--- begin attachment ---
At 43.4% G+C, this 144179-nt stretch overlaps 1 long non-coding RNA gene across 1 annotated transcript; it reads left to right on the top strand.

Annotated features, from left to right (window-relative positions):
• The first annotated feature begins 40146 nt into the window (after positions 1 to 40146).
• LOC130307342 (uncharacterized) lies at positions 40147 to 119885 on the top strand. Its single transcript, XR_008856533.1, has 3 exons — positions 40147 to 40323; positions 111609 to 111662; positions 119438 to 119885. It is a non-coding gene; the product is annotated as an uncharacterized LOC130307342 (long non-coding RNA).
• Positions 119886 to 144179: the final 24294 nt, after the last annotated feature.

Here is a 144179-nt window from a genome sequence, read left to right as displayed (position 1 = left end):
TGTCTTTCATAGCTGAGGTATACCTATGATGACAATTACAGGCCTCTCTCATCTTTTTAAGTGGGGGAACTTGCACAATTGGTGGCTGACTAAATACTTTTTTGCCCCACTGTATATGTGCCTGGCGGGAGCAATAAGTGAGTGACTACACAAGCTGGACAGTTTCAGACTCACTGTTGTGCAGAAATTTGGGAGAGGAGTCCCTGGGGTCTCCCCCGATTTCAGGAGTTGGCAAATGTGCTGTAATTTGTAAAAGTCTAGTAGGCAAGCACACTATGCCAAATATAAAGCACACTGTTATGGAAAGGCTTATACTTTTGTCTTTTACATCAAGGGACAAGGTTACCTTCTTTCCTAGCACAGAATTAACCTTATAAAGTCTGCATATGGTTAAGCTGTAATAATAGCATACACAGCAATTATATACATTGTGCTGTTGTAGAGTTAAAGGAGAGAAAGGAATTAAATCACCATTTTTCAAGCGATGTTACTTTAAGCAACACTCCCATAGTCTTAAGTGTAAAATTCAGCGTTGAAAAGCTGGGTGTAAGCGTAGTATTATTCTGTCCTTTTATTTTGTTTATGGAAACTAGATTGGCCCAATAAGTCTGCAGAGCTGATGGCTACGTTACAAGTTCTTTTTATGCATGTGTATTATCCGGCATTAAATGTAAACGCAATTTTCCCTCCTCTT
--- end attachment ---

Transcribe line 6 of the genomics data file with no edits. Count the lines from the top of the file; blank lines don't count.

Here is a 144179-nt window from a genome sequence, read left to right as displayed (position 1 = left end):